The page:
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Legi House

Members of the public view the House Chambers from the gallery area Tuesday at the Wyoming Legislature in Cheyenne. A group representing police chiefs and sheriffs expressed concern with a provision of a "stand your ground" bill now under consideration.  

Josh Galemore, Star-Tribune

The criminal justice system is far from perfect. And its job is rather hefty. Lives hang in the balance, at the mercy of the language of the law. So it’s important that lawmakers are always looking to improve that language.

A recent measure currently facing the Wyoming Legislature aims to do just that.

The “stand your ground” bill seeks to protect individuals from prosecution for assault or murder who claim to have acted in self-defense. And while we understand that clarifying legislation in order to protect people who’ve only acted to protect themselves or their loved ones seems like a no-brainer, some of the bill’s language is extremely problematic.

A provision in a House bill would offer “automatic immunity” to anyone claiming to have acted in self-defense, which would prevent the cops from arresting them.

But Wyoming law would already protect individuals who’ve acted in self-defense, so the immunity provision is dangerous and unnecessary.

Despite the insistence of proponents of the bill that Wyoming law enforces a “duty to retreat,” the state Supreme Court ruled in 2013 that the provision was not a blanket statement and only applies to situations where the victim had a reasonable opportunity to retreat before acting to defend themselves.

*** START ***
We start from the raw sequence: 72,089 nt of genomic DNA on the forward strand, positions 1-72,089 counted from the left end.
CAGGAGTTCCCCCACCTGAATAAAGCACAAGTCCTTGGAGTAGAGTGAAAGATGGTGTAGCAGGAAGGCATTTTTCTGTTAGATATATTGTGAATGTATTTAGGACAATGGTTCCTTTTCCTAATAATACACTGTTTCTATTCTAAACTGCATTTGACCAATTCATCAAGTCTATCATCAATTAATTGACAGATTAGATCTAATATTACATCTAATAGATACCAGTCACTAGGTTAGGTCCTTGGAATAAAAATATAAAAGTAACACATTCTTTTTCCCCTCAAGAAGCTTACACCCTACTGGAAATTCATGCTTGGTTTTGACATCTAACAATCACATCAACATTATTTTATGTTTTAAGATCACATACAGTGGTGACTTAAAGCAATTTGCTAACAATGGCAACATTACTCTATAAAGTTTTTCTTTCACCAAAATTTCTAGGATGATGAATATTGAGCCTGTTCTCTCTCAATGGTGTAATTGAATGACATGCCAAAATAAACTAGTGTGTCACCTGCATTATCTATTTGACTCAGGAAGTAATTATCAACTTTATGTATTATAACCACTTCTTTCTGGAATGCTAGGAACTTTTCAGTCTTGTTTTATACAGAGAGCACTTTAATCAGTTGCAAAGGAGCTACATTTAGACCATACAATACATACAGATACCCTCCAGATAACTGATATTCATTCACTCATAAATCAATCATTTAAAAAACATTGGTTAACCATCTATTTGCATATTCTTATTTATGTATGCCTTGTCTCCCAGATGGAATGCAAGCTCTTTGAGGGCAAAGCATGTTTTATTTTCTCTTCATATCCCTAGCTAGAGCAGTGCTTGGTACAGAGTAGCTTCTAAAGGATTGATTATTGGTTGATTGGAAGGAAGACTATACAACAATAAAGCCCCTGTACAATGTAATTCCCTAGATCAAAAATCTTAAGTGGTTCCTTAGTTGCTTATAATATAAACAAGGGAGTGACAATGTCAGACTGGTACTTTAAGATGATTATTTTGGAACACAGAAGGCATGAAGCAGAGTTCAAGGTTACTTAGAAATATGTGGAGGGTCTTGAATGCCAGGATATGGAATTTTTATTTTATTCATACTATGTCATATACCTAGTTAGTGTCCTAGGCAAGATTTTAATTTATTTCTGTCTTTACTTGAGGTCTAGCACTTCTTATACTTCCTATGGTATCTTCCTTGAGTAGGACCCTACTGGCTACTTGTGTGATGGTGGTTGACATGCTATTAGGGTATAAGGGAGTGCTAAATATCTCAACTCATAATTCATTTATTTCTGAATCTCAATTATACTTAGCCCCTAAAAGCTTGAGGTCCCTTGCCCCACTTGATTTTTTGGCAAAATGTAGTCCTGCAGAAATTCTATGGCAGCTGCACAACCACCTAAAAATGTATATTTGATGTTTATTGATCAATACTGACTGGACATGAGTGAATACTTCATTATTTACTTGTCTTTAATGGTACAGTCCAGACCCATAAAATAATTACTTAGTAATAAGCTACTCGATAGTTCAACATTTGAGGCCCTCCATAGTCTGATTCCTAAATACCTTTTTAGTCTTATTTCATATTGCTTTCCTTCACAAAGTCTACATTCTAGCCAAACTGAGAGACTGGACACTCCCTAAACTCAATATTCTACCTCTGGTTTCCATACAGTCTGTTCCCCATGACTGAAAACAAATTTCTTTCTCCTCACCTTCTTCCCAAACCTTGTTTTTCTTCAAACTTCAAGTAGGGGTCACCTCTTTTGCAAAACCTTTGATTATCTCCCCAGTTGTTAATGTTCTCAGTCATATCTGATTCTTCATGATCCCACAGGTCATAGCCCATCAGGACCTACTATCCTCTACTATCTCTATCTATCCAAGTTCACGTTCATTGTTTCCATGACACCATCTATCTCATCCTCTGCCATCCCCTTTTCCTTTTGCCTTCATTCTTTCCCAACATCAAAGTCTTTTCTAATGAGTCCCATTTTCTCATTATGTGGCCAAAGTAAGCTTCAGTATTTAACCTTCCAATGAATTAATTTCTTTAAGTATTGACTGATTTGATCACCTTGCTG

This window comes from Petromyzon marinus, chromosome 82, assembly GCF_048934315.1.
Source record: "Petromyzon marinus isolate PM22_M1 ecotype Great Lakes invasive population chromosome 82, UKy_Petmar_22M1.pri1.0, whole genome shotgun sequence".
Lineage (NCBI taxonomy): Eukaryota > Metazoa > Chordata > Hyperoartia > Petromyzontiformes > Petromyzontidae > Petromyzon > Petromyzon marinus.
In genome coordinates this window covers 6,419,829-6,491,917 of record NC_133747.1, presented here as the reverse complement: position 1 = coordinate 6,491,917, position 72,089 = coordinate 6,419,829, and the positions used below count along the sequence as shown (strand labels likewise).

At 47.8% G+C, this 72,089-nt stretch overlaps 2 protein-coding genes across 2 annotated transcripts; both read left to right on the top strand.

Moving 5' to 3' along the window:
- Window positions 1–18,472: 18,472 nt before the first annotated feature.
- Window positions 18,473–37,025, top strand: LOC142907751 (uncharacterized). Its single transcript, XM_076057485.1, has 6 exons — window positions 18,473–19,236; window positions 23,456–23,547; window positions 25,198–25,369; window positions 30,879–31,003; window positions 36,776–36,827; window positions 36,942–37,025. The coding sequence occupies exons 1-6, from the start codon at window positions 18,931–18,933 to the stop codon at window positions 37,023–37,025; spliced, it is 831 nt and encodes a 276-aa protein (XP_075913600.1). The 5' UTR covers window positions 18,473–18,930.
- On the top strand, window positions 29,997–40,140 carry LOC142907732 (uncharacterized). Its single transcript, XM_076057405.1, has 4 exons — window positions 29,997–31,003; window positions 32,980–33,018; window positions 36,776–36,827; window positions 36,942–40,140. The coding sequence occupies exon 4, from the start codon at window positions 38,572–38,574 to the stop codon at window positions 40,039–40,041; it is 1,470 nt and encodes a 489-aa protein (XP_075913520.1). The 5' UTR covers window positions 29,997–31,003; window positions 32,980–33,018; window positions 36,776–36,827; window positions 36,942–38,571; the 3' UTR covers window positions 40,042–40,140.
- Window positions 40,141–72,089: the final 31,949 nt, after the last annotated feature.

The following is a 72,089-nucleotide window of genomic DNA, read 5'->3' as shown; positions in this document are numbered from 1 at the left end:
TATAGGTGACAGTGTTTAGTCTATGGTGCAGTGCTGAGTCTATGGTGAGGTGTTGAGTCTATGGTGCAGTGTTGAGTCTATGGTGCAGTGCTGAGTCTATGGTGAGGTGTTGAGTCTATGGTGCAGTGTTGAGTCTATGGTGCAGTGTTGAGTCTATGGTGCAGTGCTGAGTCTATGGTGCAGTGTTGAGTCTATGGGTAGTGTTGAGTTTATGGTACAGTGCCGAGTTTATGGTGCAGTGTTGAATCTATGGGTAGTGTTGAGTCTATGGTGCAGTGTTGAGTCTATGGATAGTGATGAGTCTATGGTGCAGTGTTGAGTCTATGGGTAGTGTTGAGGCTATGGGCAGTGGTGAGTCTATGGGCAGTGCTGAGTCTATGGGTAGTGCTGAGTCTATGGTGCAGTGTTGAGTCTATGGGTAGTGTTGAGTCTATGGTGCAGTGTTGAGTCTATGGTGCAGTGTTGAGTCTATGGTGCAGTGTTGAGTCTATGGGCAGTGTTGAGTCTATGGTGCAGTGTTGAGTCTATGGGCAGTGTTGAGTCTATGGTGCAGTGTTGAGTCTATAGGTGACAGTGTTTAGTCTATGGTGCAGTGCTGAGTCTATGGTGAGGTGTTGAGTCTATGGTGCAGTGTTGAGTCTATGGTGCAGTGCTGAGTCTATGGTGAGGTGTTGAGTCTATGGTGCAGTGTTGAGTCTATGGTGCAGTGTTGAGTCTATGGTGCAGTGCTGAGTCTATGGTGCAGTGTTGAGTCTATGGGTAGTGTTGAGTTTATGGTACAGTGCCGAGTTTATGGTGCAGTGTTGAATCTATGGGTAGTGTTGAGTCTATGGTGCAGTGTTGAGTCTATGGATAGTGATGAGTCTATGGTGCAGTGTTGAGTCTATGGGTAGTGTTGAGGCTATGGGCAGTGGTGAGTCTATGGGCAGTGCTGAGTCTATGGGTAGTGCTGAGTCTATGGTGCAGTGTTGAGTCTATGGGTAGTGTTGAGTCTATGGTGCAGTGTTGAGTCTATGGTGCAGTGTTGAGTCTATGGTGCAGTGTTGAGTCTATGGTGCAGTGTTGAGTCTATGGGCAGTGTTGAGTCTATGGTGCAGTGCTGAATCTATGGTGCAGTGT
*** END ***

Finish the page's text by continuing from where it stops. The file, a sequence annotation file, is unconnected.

So a woman who uses her keys to fend off an attacker in a parking lot, or a man who shoots an armed stranger to defend himself and his child would not be prosecuted in a court of law.

The immunity clause only means that if you hurt someone to protect yourself, you wouldn’t have to sit in jail while the justice system sorted out the details.

It also means that if anybody hurt another person for nefarious reasons, the victim and his or her family may never see justice.

The bill’s immunity clause, then, changes little for good people who act in self-defense. Instead, it would likely become an easy out for violent criminals and bad guys.

Even worse, rather than empowering people to act in self-defense, the bill would likely empower violence when violence isn’t the answer.

Currently, the law asks you to de-escalate and retreat if possible. And if you can’t, if violence is your only remaining option, then the law will protect you in court. But this bill, as it stands, would make violence a first choice and criminals would take advantage.

And we aren’t the only ones who think so.

The Wyoming Association of Sheriffs and Chiefs of Police has come out in opposition to the immunity provision. If an officer arrives at the aftermath of a bar fight that resulted in a death, the attacker only needs to claim that he was attacked first and the officer then couldn’t arrest him or investigate the incident.

The Senate has cut this problematic element from the bill, and we’re glad. Because legislators need to make sure that the law is sensible. And the automatic immunity provision is anything but.

When the bill is returned to the House, we hope that the representatives will consider the Senate’s amended version.


Opinion Editor

Dallas Bower joined the Star-Tribune copy desk in June 2017. She studied English at the University of Wyoming. Her favorite book is The Sun Also Rises by Ernest Hemingway, or Harry Potter, depending on the day.

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